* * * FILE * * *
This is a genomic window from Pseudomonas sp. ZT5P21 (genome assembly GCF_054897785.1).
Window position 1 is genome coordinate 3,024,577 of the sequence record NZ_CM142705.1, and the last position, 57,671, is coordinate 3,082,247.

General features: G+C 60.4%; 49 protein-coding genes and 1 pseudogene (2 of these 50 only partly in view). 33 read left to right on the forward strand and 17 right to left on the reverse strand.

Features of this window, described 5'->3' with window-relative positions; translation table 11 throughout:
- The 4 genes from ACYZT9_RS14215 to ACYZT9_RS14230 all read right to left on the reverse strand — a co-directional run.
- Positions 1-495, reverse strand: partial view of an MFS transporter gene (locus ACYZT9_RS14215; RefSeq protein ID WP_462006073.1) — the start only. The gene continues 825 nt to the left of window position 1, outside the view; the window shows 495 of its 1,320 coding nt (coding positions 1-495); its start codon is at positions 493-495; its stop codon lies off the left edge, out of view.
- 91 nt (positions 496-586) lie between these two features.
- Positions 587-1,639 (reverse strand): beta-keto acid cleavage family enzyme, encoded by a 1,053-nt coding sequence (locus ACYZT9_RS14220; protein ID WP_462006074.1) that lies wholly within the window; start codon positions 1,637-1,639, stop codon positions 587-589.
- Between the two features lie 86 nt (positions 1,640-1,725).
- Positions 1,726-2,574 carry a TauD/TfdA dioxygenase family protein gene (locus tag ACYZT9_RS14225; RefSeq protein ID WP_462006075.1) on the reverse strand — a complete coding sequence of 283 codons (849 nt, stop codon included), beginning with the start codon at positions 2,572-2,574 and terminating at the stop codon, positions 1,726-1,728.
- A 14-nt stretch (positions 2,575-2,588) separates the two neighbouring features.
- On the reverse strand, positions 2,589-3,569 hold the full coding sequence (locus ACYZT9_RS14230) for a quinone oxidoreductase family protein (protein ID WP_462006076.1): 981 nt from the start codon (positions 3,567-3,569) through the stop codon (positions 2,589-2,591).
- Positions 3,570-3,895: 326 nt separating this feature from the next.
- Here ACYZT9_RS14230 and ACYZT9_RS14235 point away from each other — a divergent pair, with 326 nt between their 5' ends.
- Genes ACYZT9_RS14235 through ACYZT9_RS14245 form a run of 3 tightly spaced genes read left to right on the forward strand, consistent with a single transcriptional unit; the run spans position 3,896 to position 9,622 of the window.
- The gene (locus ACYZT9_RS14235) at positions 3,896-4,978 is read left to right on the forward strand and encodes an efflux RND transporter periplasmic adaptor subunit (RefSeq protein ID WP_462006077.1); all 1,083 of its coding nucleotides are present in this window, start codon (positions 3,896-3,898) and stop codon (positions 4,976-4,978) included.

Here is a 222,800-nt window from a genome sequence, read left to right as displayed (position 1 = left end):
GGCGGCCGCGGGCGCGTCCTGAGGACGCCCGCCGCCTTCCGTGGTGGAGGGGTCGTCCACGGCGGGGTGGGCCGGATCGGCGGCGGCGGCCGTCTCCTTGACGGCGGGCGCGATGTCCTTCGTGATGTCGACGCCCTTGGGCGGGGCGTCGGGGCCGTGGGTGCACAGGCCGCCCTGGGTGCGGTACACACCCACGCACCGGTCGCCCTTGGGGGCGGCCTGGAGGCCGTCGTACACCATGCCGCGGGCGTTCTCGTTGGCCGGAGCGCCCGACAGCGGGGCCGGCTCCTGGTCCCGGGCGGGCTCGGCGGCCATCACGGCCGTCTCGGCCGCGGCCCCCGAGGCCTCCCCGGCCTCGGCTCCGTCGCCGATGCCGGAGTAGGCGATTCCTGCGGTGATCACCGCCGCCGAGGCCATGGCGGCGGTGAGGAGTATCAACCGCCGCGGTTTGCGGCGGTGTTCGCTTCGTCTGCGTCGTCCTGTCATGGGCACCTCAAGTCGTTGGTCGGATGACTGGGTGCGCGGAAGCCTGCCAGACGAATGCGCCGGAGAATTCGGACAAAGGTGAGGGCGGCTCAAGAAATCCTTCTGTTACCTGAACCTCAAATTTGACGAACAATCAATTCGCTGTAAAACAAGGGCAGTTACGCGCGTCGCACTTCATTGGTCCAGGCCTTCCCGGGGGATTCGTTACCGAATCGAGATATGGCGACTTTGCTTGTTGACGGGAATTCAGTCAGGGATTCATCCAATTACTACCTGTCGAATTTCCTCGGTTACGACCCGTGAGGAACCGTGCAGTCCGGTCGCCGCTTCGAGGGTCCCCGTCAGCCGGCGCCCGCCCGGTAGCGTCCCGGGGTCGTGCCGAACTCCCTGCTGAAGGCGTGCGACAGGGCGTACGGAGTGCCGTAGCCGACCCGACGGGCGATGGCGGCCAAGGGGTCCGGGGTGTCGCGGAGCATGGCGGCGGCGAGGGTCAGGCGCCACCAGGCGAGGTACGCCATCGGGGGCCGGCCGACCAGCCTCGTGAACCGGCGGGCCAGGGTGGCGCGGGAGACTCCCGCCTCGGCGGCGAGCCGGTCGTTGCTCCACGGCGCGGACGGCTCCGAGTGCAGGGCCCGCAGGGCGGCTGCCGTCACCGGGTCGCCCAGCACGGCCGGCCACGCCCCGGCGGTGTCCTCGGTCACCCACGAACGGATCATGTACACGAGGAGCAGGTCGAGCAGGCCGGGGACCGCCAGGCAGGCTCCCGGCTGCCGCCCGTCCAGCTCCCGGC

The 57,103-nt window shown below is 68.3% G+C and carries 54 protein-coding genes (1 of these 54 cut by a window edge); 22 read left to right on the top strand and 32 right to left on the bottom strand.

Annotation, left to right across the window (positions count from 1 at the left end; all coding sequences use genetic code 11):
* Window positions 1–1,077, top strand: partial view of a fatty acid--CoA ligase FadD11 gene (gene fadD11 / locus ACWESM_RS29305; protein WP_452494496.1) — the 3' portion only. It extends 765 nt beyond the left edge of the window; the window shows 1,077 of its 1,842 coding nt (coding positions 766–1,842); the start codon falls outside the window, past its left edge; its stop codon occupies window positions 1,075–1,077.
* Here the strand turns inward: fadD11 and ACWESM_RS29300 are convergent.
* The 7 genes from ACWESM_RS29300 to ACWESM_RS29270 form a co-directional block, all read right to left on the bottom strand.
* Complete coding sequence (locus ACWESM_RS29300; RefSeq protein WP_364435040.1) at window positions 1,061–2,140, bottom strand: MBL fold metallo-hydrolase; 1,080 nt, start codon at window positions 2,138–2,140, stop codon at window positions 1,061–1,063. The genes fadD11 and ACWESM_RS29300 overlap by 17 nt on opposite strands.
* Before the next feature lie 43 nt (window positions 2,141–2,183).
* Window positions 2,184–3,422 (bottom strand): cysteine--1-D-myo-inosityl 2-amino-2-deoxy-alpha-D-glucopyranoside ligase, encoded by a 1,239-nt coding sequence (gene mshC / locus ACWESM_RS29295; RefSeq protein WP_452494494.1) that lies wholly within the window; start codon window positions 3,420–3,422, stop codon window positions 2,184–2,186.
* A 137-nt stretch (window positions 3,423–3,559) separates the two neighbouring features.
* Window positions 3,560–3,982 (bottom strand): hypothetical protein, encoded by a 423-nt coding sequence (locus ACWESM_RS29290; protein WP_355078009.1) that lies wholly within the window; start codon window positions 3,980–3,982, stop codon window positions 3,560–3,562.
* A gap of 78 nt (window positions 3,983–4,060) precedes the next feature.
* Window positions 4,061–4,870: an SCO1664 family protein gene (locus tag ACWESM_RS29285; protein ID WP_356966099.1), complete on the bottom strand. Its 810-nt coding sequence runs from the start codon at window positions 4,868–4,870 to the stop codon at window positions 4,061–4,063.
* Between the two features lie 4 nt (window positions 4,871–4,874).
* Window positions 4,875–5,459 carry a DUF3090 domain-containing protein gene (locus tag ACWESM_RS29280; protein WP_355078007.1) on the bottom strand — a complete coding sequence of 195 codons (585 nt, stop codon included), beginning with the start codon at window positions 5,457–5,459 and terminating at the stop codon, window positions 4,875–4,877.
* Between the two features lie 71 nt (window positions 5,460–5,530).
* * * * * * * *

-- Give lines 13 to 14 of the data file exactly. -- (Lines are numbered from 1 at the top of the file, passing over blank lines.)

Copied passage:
- Positions 3,570-3,895: 326 nt separating this feature from the next.
- Here ACYZT9_RS14230 and ACYZT9_RS14235 point away from each other — a divergent pair, with 326 nt between their 5' ends.